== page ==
In their essential oil forms, rosemary, lavender, basil and mint can be applied to the body and particularly to the head after 10:1 dilution in a neutral carrier oil, such as almond or jojoba. Post bathing is a good time to anoint, or add drops of the undiluted oils to your bathwater. A more direct method for taking an herbal bath, and one that really draws on the subtle and spiritual aspects of these herbs, is as follows. Rub the fresh leaves of a handful of basil, rosemary, lavender and/or mint well in a bowl of water until the water takes on strong color and aroma. Strain, and pour this water over your head and body at the end of your regular shower. Don’t rinse it off, and dry yourself only gently to better absorb the effects. This herbal bathing is particularly useful at the outset of the recovery process, as it sends a strong message to yourself that you are charting a new course of clarity. 

Calling on Saraswati 

Ayurveda also brings us the traditional formula Saraswati Churna, a powdered blend of nervine and tonic herbs named after the goddess of learning, creativity and oral traditions. This is an excellent formula to consider for anyone with pronounced mental fogginess or cognitive issues.

Rejuvenating the Subtle Fires

Fatty acids are the fuel for the subtle fires of consciousness, and the quality of that flame depends on the quality of the fuel. Omega 3’s are essential to healthy cognition and, while they can be supplemented, they are best obtained directly from a diet rich in whole, unrefined oils and fats from healthy plants and animals. 

Amongst the most potent allies in the fats department is ghee (clarified butter) made from high-quality, pastured butter. Uniquely amongst oils, ghee is both light and deeply nourishing. It enters the subtlest channels, clearing them as it restores. Regular and generous intake of ghee may facilitate the detox process while simultaneously nourishing the nervous system. 

Another strong candidate for feeding and restoring the integrity of the nervous system is hemp seed oil: it’s not only rich in the right kinds of fatty acids, but there’s a certain poetic justice in using the seed of the plant that bit us. (Whether or not hempseed oil is actually specific for aiding in cannabis detox remains in the realm of speculation, but I think it’s worth investigating.) 

Putting the pieces together, our ideal healing agents for mental rejuvenation may well be a medicated ghee or (hempseed oil) prepared with nervine tropho-restorative herbs. Making herb-infused ghee at home requires only the ghee, the herbs, a stove, some water, and a few hours (see Frawley and Lad’s manual, The Yoga of Herbs, for instructions). Quality preparations are also increasingly available commercially, though as with the ghee itself, home-made is best.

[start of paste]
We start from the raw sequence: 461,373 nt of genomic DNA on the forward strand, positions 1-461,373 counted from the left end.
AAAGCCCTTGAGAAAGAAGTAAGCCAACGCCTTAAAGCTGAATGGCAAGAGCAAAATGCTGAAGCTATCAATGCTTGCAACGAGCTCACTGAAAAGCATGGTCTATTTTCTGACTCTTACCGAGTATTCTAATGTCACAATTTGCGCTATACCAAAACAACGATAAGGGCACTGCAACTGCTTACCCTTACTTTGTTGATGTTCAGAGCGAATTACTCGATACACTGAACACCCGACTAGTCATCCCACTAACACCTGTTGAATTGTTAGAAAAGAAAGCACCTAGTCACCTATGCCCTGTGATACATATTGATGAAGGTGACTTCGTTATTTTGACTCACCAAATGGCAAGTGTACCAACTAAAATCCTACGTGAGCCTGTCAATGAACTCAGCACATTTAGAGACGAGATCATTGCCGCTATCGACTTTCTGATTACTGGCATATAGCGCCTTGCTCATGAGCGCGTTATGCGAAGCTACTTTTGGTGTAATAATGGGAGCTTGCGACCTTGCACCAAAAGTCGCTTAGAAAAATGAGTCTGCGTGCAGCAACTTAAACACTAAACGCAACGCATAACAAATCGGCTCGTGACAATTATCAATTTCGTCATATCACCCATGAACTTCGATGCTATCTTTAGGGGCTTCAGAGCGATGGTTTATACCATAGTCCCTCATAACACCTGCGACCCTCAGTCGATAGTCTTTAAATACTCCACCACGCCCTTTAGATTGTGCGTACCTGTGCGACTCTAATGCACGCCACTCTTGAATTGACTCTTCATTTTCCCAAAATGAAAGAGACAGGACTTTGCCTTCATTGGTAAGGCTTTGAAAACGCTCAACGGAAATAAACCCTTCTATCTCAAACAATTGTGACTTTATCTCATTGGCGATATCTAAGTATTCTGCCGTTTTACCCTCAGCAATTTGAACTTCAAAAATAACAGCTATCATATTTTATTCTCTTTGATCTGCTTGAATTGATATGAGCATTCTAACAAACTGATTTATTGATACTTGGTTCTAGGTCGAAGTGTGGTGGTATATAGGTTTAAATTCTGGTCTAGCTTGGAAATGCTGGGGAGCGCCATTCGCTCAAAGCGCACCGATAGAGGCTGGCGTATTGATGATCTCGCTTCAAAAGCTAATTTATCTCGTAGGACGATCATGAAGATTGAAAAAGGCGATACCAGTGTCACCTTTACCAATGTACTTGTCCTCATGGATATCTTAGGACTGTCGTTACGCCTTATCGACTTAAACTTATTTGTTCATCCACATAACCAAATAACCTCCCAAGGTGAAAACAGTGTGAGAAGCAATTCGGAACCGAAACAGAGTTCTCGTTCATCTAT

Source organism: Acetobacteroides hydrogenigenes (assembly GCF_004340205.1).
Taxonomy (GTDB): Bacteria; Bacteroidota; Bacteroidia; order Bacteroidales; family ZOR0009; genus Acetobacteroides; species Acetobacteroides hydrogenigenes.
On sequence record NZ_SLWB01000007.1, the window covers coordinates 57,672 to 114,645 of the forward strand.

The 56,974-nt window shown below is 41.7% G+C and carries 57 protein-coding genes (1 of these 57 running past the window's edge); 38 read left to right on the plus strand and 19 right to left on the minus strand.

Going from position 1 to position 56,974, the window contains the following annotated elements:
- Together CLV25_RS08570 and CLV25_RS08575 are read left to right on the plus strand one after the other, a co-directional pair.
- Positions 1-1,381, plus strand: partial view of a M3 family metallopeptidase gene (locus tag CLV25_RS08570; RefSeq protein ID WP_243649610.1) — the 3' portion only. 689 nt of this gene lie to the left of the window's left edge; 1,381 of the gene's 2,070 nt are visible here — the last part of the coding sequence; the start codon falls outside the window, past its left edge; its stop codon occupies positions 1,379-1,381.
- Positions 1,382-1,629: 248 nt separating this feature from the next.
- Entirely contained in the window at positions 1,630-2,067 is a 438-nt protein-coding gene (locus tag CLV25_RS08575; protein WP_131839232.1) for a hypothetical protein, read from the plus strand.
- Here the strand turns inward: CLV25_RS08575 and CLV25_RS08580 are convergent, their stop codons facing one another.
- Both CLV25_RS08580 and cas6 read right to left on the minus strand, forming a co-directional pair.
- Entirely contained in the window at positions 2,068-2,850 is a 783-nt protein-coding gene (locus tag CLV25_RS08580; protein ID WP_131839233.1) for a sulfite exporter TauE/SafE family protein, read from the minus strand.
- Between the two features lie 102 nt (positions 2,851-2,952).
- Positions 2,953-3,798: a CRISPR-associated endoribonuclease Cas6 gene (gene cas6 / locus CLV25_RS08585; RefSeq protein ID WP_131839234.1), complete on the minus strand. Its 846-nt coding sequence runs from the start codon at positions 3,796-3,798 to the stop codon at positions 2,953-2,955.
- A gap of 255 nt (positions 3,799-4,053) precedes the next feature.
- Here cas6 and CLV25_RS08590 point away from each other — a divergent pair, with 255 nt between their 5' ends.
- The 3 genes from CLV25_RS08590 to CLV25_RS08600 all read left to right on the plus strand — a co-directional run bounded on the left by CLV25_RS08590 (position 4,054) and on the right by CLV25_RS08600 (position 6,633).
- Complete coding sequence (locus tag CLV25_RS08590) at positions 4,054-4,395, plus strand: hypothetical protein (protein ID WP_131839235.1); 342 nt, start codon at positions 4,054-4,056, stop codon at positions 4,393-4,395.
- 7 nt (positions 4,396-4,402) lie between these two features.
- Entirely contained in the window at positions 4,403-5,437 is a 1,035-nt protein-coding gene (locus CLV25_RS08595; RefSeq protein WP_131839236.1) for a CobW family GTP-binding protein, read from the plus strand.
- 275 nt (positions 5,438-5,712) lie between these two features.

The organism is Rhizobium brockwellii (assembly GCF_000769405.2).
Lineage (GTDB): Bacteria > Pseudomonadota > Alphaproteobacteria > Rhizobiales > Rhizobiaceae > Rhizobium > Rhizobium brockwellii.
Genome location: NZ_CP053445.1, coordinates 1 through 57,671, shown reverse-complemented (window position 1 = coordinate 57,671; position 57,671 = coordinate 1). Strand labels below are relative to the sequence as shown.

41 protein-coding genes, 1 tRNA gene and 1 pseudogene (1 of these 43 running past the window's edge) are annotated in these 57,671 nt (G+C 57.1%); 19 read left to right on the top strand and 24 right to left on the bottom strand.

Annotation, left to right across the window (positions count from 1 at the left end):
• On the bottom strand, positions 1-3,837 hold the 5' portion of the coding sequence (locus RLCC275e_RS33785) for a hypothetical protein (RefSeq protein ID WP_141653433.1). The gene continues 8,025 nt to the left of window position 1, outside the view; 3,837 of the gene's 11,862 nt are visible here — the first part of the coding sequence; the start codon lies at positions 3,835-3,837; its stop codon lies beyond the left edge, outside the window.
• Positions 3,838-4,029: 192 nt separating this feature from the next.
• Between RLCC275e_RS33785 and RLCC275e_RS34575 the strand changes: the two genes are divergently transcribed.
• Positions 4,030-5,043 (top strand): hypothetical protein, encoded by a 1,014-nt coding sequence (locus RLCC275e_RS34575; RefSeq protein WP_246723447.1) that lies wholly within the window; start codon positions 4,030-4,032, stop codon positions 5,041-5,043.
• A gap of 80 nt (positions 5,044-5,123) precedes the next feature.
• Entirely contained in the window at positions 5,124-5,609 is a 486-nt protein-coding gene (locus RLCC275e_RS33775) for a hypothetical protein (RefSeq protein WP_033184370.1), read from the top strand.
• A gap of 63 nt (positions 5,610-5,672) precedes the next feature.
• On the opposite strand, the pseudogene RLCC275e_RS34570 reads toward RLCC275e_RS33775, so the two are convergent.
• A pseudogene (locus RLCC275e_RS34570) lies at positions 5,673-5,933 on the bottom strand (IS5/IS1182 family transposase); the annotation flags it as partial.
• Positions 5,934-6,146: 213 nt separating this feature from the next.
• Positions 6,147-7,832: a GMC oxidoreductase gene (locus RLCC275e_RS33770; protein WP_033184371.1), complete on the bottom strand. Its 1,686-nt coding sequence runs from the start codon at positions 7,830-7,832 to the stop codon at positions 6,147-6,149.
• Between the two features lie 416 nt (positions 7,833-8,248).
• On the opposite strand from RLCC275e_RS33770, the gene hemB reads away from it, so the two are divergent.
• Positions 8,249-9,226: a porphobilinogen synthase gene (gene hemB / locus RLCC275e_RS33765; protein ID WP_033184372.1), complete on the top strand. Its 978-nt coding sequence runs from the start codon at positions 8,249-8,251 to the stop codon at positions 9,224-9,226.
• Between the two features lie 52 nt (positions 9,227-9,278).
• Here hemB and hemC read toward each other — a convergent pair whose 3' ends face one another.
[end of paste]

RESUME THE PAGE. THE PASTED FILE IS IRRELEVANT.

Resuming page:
The following herbal mixture, loosely based on Saraswati Churna, provides an excellent basis for an herbalized ghee or oil:

Ashwagandha – 5 parts

Rosemary- 3 parts

Shankhapushpi (or substitute Skullcap) – 3 parts

Calamus (known as Vacha in Ayurveda) – 2 parts

Ginger – 1 part

Restoring the Lungs

The lungs bear much of the brunt of chronic smoking of any kind, and cannabis smoke is particularly damaging and carcinogenic. By the time they reach later middle age, regular pot smokers tend to be notably grey in the face, a sign of compromised respiratory function. Herbs can help here too, typically a combination of soothing demulcents like licorice and marshmallow root together with spicy, stimulating expectorants such as angelica, American spikenard, and osha. Throw in some cardamom and fennel seeds and you’ve got the basis for a lung-reviving formula (which should ideally be composed to fit the individual case). 

A Long Road

Rejuvenation, especially for long-time smokers, doesn’t happen overnight. Those burnt-out Livers take time to renew, and untangling sticky mind-threads is slow going as well. With a clear intention and consistent use of the herbal tools outlined here, however, it’s possible to make steady progress and eventually to reach the peak of clarity. Meanwhile, for those who don’t intend to break things off with Mary Jane, these herbs offer ways to mitigate her less salubrious effects while still enjoying her gifts.